India and Pakistan join SCO, China focuses on improving security

World Today

From left, front, Shanghai Cooperation Organization (SCO) Secretary General Rashid Alimov, Uzbek President Shavkat Mirziyoyev, Chinese President Xi Jinping, Kazakh President Nursultan Nazarbayev, Russian President Vladimir Putin, Tajik President Emomali Rakhmon, Kyrgyz President Almazbek Atambayev, from left, middle row, Iranian Foreign Minister Mohammad Javad Zarif, Mongolian President Tsakhiagiin Elbegdorj, Indian Prime Minister Narendra Modi, Afghan President Ashraf Ghani, Belarusian President Alexander Lukashenko and Pakistani Prime Minister Nawaz Sharif, other persons unidentified, pose for a photo at a summit of the Shanghai Cooperation Organization in Astana, Kazakstan, Friday, June 9, 2017. (Mikhail Metzel/Sputnik, Kremlin Pool Photo via AP)

Counter-terrorism and security were major points at a Summit of the Shanghai Cooperation Organisation.

Chinese President Xi Jinping was among world leaders who attended the event, as India and Pakistan became SCO members.

CGTN’s Guy Henderson reports from Astana, Kazakhstan.
Follow Guy Henderson on Twitter @guyhendersonde

There are two new faces in a regional coalition. India and Pakistan do not stand shoulder-to-shoulder as neighbors in the Shanghai Cooperation Organisation though. Far from it but some will was on display at the summit.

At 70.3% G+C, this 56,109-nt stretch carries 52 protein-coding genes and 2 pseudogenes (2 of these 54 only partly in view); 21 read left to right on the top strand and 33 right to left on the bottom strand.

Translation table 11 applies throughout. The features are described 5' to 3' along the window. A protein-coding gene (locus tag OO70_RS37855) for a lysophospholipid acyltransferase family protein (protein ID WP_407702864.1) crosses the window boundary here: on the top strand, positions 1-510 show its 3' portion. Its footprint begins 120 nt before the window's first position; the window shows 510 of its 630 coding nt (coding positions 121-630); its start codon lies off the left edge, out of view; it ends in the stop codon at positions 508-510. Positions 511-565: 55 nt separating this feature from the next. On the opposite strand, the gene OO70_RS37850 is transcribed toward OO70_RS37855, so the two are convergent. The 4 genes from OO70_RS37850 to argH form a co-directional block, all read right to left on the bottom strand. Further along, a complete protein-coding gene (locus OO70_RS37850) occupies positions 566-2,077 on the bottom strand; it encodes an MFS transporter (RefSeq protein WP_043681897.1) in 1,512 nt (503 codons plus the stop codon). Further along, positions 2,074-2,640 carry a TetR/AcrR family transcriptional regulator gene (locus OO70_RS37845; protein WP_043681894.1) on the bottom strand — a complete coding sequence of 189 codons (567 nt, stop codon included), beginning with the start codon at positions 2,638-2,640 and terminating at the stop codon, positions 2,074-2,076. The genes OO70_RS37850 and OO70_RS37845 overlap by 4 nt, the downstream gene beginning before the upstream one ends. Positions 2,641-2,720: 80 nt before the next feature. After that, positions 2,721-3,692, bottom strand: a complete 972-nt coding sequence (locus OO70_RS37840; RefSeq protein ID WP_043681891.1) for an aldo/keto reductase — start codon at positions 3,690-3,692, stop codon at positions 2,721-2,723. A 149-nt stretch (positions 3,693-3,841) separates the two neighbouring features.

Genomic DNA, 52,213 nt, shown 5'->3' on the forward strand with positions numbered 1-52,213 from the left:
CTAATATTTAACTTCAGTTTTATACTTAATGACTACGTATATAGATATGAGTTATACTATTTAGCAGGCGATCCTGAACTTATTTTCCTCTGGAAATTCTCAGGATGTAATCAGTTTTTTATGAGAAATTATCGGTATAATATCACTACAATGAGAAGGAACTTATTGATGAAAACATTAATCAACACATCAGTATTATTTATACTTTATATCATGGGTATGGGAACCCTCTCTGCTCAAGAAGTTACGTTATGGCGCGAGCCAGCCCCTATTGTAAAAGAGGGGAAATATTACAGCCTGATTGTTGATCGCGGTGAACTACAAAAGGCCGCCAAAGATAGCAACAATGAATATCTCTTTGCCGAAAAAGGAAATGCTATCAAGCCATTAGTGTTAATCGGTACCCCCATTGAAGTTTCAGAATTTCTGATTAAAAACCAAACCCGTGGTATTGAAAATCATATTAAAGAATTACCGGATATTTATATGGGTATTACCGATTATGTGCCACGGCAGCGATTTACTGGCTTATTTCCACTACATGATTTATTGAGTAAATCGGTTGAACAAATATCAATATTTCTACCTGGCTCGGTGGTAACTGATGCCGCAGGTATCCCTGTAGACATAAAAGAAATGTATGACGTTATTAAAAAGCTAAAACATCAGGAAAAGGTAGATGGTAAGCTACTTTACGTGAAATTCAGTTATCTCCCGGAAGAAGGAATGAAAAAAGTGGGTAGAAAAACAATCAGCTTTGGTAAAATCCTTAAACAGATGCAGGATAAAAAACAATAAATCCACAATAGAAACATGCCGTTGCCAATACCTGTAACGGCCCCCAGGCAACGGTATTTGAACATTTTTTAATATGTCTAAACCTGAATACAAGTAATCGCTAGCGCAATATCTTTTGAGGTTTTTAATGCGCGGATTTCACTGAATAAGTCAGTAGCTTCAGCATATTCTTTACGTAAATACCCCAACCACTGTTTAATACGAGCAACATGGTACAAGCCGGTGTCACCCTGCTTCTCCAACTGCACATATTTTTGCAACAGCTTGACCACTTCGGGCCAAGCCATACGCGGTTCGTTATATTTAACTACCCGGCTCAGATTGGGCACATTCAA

“As leaders we should leave a legacy of peace and amity for our future generations; not a toxic harvest of conflict and animosity. Instead of talking about containment, let us create shared spaces for all. Mr. President, I congratulate India for joining the SCO family,” Nawaz Sharif, Pakistan’s Prime Minister said.

“Whether it is a matter of radicalization, the recruitment of terrorists, their training or financing: if all our countries do not work in a strong and coordinated manner it will be impossible to solve these issues,” Narendra Modi, Indian Prime Minister said.

Security was a focus as the bloc expands across central Asia, noted the Kazakh hosts and globally.

As leaders signed off on a counter-terrorism initiative, Russia brought up Syria. “I am sure we will all intensify political and diplomatic efforts to solve regional conflicts above all in the Middle East and in particular Syria. Let me stress that there are reassuring signs in the Syrian conflict,” Russian President Vladimir Putin said.

Chinese President Xi Jinping spoke of security and support for Afghanistan.

“China advocates building a regional anti-terrorism constitution, to fight relentlessly drug making and trafficking. China is willing to host again the cyber anti-terrorism joint exercise. China advocates to host a regional defense and security forum, to draw a plan of cooperation in combating the three evil forces for the next three years. We ask all parties to support the peace process of Afghanistan,” the Chinese leader said.

There was also mention of an SCO free trade zone and even, at some point, a development bank. It’s a Chinese priority that hasn’t been shared by Moscow.

The SCO’s expansion gives it a reach from Eastern Europe all the way to southern Asia. But there are questions, too, about whether admitting more members to this bloc could make efforts at solidarity more difficult.

Belarus took up observer status for the first time, a country bordering NATO’s eastern flank. China backs Iranian membership with sanctions lifted with little mention of that among delegates yet.

The SCO clearly has bigger ambitions. Many of those outside the summit meeting room wondered what exactly those are and what it means for them.